Melvin Gordon Fantasy Football Projections & What Broncos Signing Means for Phillip Lindsay
Dustin Bradford/Getty Images. Pictured: Melvin Gordon
Melvin Gordon is staying in the AFC West.
With MG3 agreeing to two-year deal with the Broncos, what can we expect from him in Denver? And what does it mean for Phillip Lindsay?
Our fantasy football experts — Sean Koerner, Matthew Freedman and Chris Raybon — give their takes on both backs’ 2020 outlooks, complete with Koerner’s projections.
Melvin Gordon Fantasy Football Projections
Denver seems like an odd landing spot for Gordon.
The Broncos’ running back position was in decent shape with the 1-2 punch of Phillip Lindsay and Royce Freeman. Neither back was having much impact on the salary cap. It makes the two-year, $16 million deal for Gordon pretty baffling to me.
We can at least assume that Denver plans on making Gordon its lead back. It’s also possible that the Broncos decide to trade away either Lindsay or Freeman.
Usually I’m busy running March Madness, MLB and NBA models this time of year, which means I typically let general managers settle on what their rosters will be heading into the draft before making my initial projections. But while predicting what a GM may do is new for me, I decided to make these initial projections under the assumption the Broncos will offer up Freeman to a RB-needy team.
If Gordon and Lindsay form a lightening-and-thunder committee, it would lower each of their ceilings. MG3 would likely see more rush attempts and receive all of the goal-line work while Lindsay would be the change-of-pace back and could be used more in the passing game.
Looking ahead to fantasy drafts, this would set Lindsay up to be the type of RBs I love targeting in the mid- to late-rounds. His draft stock is surely to plummet with MG3 coming on board, but Lindsay would be an MG3 injury away from becoming an instant high-end RB2. But again, that assumes he wouldn’t have to split the work with Freeman.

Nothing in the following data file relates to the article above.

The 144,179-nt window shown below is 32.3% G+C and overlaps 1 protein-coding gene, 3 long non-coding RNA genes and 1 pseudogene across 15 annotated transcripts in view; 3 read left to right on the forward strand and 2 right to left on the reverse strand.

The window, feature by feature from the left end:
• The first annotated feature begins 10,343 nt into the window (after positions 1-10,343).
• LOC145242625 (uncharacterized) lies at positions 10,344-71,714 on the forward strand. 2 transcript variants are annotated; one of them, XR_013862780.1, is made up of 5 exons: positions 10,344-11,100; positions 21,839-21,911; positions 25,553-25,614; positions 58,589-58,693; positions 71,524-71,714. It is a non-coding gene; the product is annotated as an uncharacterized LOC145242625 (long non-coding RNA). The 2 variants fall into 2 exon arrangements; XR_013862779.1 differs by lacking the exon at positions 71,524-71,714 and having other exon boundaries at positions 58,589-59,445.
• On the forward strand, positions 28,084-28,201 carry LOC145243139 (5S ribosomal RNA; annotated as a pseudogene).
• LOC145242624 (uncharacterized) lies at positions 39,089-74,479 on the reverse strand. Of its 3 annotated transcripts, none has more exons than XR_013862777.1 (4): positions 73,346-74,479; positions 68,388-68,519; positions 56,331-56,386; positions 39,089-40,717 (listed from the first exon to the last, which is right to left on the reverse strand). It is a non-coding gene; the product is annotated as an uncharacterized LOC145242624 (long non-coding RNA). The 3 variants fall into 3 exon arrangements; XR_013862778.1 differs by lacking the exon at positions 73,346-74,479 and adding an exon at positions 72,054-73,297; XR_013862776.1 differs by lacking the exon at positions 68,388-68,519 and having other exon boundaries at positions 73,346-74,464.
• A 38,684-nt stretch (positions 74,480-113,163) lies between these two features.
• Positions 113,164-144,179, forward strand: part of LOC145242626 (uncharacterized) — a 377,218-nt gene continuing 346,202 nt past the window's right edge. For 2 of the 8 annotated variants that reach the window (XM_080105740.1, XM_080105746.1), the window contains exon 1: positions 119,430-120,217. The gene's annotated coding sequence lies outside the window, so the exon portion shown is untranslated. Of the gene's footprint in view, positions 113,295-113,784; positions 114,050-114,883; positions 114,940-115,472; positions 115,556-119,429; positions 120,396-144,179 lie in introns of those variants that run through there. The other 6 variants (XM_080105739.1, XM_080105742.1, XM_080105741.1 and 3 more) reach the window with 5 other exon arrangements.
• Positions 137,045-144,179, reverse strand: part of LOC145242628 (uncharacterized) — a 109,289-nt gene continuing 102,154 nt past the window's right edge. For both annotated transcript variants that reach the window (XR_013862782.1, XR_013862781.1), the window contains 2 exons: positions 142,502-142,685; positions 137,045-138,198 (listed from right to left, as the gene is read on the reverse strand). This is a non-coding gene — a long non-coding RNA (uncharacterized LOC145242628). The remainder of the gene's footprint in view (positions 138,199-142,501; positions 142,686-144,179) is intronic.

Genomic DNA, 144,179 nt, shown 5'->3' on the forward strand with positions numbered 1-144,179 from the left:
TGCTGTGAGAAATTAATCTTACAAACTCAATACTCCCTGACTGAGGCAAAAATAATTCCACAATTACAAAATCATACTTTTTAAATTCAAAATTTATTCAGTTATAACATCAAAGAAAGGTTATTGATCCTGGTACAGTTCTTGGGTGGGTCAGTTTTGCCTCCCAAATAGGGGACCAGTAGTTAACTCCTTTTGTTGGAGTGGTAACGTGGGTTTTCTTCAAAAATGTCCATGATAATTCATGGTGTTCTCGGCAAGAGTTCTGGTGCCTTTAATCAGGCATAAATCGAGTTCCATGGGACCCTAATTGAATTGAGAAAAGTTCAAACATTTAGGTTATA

If the Broncos end up keeping Freeman on the roster, it would only lower the value for all three backs, making it a situation to avoid.
Koerner’s 2020 Projections
- Gordon: 864 rush yards; 7.5 rush touchdowns; 36 receptions; 272 rec yards; 2.0 rec TDs
- Lindsay: 759 rush yds; 5.0 rush TDs; 38 receptions; 245 rec yards; 1.1 rec TDs
Gordon has played more than 13 games only once over the past four years, but in that time he has still somehow managed 1,320 yards and 11.8 touchdowns from scrimmage per year.
Even last year, he had 908 yards and nine touchdowns in just 12 games while losing a significant share of his workload to Austin Ekeler.
Despite the near certainty that Gordon will cede some snaps to Lindsay, Gordon is still a decent bet for 1,000-plus yards and eight-plus touchdowns. With his goal-line history, Gordon is likely to get the bulk of backfield touchdowns for the Broncos, and he’s a good pass-catching back with at least 50 targets and 40 receptions in each of the past four years.
Gordon won’t run away with the backfield, but he’s likely to be a fantasy RB2.
And that doesn’t mean Lindsay won’t still be productive. Even though he’s opened his career with back-to-back 1,200-yard campaigns as an undrafted free agent, the Broncos have seemed desirous to cut down his workload, so I expect Lindsay to play in an Ekeler-lite fashion behind Gordon.